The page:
U.S. Consulate – San José Embassy – Visa Problem

This small piece of paper is becoming harder to get

This small piece of paper is becoming harder to get for Costa Ricans who want to visit the U.S.

Attending a business meeting in Santa Ana a few weeks ago, one of the associates of a client rant and raved about his dealings with the U.S. Consulate at the San José embassy US Embassy. He was Costa Rican, his wife was American and they had two children. All they wanted was  to visit the U.S for a few weeks to see her parents. The kids had no problem (the duel citizenship thing) but he was running into major road-blocks on getting his visa to the States.

Frustration prevailed, and they went without him. He just did not have the time to deal with it.

It is no secret that the U.S Embassy continues to give frustration and just plain rudeness to those Costa Ricans seeking U.S. visas. Stories are so wide spread, that AM Costa Rica has started to post them on their website.   However, AM admits that many of the letters that are send, if in fact, truly represent a fair valuation of the U.S. Consulate.

According to the U.S. Consulate, there are good reasons for refusing Costa Ricans visas. There are many applicants and the employees who make such decisions are rushed and have just a few minutes. Tico Times Directory calls BS on this because getting a visa has always taken a bit of time. Since day one, and when lives on Tico time, one knows that nothing is rushed in Costa Rica. Years ago I  had a friend who worked at the Embassy, normal time to get a visa took anywhere from a few hours … to a day. Of course, a bit of palm stuffing always helped  speed that process up to just thirty minutes.

Probably the most wide spread story of misuse is the one of a Tica mother of a U.S.,  slain soldier of Iraq who was denied a visa in 2004.  Embassy workers claimed could not find the  name on a list of dead (she even had the U.S. military paperwork of death) and assumed the woman was lying. Eventually the woman got the visa in time to attend the funeral at Arlington. And then to make matters worse, the embassy charged her $100, which to any Embassy was a God-sin to a mother of a fallen soldier. The U.S. Embassy should have been ashamed  and never apologized to the mother.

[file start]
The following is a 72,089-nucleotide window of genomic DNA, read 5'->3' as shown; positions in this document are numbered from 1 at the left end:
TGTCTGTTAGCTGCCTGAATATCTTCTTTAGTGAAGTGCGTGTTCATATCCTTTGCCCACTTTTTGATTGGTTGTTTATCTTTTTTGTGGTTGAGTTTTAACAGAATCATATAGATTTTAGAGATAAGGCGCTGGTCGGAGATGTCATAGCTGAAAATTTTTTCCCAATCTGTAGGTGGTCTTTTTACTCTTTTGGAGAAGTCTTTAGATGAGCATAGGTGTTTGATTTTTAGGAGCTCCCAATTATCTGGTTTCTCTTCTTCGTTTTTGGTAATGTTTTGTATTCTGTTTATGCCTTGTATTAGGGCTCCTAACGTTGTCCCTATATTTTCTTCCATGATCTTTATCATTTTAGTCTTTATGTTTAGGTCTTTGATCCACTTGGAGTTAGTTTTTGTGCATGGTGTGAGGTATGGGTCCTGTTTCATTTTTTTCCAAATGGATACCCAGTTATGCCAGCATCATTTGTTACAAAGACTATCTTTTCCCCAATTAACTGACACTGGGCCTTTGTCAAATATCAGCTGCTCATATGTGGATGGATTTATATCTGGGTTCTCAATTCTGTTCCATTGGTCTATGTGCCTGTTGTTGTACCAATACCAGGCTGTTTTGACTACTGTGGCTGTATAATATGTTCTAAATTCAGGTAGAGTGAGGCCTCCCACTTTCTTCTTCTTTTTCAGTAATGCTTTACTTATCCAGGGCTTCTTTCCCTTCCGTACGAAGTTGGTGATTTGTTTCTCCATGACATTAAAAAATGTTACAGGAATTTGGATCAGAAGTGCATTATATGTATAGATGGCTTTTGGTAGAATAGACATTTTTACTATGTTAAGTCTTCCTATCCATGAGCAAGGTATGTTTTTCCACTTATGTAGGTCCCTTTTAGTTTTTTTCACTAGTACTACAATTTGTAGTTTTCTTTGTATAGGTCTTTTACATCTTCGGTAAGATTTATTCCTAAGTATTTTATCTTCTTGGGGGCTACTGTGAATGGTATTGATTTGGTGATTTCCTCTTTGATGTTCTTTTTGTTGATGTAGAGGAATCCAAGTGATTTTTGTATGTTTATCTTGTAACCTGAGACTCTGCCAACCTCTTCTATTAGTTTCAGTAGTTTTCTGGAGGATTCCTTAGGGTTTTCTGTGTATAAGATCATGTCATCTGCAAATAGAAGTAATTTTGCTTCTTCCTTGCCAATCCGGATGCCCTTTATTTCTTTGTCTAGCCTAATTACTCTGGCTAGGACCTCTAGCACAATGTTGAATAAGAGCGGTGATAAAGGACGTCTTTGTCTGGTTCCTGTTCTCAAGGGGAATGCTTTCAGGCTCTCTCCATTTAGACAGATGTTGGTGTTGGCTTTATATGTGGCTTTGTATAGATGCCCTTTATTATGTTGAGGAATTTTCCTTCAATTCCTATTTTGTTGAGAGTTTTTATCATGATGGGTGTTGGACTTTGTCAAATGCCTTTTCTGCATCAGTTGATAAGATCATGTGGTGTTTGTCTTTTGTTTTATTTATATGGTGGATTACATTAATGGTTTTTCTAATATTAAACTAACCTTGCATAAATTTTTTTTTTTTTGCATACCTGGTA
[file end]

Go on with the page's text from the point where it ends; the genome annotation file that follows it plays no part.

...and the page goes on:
The Embassy continues to defend themselves with cases like, a year later officials awarded visas to two alleged soccer teams that were supposed to play in a few friendship tournaments in the United States. The scam was attributed to drug traffickers in southern Costa Rica. One team never played because the players jumped their visas to get illegal jobs in the U.S.  The other team suffered a humiliating defeat at the hands of a real team.

Like here in the U.S. the U.S. Embassy in San Jose does not try to change their image and are very callous to criticism. They are just a typical bureaucratic system that goes out of their way to spend taxpayer dollars. Those who need visas must come during the day  to San José, stand in a very long line, sometimes in the rain, just to enter the embassy grounds.

What is worse, if there is some terrorist alert, the place is locked down and all those that have been standing in line for hours are turned away.    The embassy closes on some U.S. holidays and on Costa Rican holidays (which there seems to be one, once a week) thus cutting more days that Costa Ricans would be free to apply for visas.

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